in the most efficient way for immediate results without thinking
    through the long term implications, like nations of junkies, lying,
    cheating, stealing to get what they need in the immediate now,
    and like junkies they need support, forgiveness and a hand up to
    recover from this self destructive soul breaking lifestyle.

    "give me convenience or give me death"

    We are so busy exhausting ourselves chasing a better life, a more
    comfortable existence, an easier way to do everything that we are
    starting to forget about those who truly need the smallest comforts.
    It seems we would rather sweep health care, social services any
    system that exhausts money rather than return a profit out of sight
    and demonise those who are wasting that precious profit on life
    saving resources, I mean how are we going to buy a shinier car if these
    people keep wasting our money on surviving.:confused:

    I know a women who was prosecuted for eating one grape at a grocery
    store, a man prosecuted for stealing a can of baked beans, too many
    people to mention whose chance at a better life was destroyed by
    having a criminal record for things they needed help with, some of
    the most ethical people i have ever known have been imprisoned for
    drug possession. We see some celebrity suffering from addiction and
    think "oh i really hope they get some help, you know it must be difficult
    in their situation" etc.. but discard those who can't afford privatised care
    to jail without a second thought.

    People who steal amounts of money that just beggar belief get sent to
    golf resorts to serve their time. Some of the most corrupt, unethical
    crooks in history continue to thrive and revel in their ill deserved lifestyle
    and we clap and cheer when they kiss a baby, we shouldn't let our babies
    anywhere near some of these people.

    What happens when a countries economy depends upon luxury goods?

    hopping off another soap box :p lol
    I am feeling decidedly idealistic recently :rolleyes:
     
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  8. Beverly

    Beverly Euthanasia Redux V.I.P Member

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    Allow me to play the Devil's advocate here.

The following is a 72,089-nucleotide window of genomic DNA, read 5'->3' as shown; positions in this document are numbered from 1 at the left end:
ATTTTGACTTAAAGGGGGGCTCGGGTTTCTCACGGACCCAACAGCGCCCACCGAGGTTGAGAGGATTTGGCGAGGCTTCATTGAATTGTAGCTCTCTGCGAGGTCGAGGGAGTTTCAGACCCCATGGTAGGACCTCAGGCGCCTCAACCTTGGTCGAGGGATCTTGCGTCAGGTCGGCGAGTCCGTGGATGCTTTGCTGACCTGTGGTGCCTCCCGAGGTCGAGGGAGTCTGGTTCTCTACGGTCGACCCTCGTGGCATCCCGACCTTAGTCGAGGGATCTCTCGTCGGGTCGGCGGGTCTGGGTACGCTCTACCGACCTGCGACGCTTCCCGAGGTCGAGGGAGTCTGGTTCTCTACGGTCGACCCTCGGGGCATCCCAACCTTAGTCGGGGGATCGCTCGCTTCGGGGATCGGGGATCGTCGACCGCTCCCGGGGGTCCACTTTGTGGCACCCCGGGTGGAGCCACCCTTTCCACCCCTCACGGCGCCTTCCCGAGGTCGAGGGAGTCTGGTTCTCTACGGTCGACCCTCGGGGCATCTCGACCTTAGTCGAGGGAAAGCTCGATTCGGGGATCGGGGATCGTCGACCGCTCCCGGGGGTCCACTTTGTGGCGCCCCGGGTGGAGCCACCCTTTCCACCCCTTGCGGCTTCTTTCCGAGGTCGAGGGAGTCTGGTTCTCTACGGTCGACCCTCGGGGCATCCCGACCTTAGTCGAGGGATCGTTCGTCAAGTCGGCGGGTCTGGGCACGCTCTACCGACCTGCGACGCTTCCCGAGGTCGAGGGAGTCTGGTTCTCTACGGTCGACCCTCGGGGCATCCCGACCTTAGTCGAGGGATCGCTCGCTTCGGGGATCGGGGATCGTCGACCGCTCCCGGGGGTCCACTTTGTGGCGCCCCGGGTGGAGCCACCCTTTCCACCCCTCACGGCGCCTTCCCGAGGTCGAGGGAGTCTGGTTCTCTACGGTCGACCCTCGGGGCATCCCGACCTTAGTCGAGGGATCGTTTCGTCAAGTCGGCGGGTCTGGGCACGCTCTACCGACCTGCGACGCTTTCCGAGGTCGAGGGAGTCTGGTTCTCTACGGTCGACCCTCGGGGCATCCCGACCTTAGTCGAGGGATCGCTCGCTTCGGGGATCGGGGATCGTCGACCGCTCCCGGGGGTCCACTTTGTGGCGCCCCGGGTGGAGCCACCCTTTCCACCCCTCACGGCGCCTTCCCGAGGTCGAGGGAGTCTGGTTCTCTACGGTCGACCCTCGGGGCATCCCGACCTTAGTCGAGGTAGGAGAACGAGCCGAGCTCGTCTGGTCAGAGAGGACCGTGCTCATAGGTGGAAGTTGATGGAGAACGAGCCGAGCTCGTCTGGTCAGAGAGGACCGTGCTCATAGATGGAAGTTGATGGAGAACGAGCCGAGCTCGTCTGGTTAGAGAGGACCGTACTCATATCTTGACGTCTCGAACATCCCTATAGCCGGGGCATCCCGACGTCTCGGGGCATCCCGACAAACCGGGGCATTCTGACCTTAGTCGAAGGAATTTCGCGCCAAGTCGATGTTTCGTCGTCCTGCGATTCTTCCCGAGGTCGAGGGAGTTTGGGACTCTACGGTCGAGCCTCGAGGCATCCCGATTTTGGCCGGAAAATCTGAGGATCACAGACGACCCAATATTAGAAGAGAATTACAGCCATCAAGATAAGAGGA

I work hard for my income, I pay taxes and, even with my deductions, that amounts to 33% of my gross income annually. I see people every time I go into any town or city that are on the dole (receiving public assistance), that assistance is my tax dollars. 90% of them are younger than I am, able bodied sound minded people who won't get a job because they actually make more on welfare or unemployment! My taxes going to feed and house kids who were only born so that the parents could buy an new car with their welfare check. Husbands collecting unemployment because their wives don't want to be left alone all day. Or even a beggar asking fro just $10.00 for food except if you give it to him, he goes straight to the liquor store and buys a bottle of cheap wine or whiskey.

    Is it any wonder I take every deduction and loophole I can on my taxes or that I want to see people taught a lesson in personal responsibility? Yes they went too far with the boy in the OP but, he did need to be reprimanded and punished in some way. ASD or not, he has to learn that there are consequences for his actions, even if those action are not intentional or are born of misunderstanding and misinterpretation of a situation.

    I have no problem giving people a hand up, but what I pay into taxes doesn't do that, it give them a hand out and, that does not sit well with me. I'll gladly teach anyone a skill that will get them gainful employment if they want to learn what I know but, I won't hand them money - not even my own daughter or my step kids.

    I refused to bail one step son out when he got caught for possession and grand theft - I could have hired a lawyer for him and gotten him off but, I didn't, he did the prison time. He went to a shelter when he got out of prison and, has never gotten a dime form his father or me. He gets encouragement, directions to the closest public computer, temp agency etc... but no money. He wouldn't learn to stand on his own if we gave him hand outs, he'd be another one sapping my tax dollars from the few who really do need the help.

    Did he learn anything in prison? Yes he learned that it's a horrible place he never wants to go back to. That's enough, he will stay out of trouble. As I told him, there are shelters, food banks and day labor, there is no reason to steal. You might not get what you want but, you'll have a bed, shower and something to eat until you get a full time job.
     
  9. qwerty

    qwerty Sight seeing on the planet of the apes

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    I have a petty much polar view to you Bev, I know you are playing devils advocate and I respect you and your opinions.
    I do however strongly disagree with what you have stated.

    "I work hard for my income, I pay taxes and, even with my deductions, that amounts to 33% of my gross income annually. I see people every time I go into any town or city that are on the dole (receiving public assistance), that assistance is my tax dollars. 90% of them are younger than I am, able bodied sound minded people who won't get a job because they actually make more on welfare or unemployment! My taxes going to feed and house kids who were only born so that the parents could buy an new car with their welfare check. Husbands collecting unemployment because their wives don't want to be left alone all day. Or even a beggar asking fro just $10.00 for food except if you give it to him, he goes straight to the liquor store and buys a bottle of cheap wine or whiskey."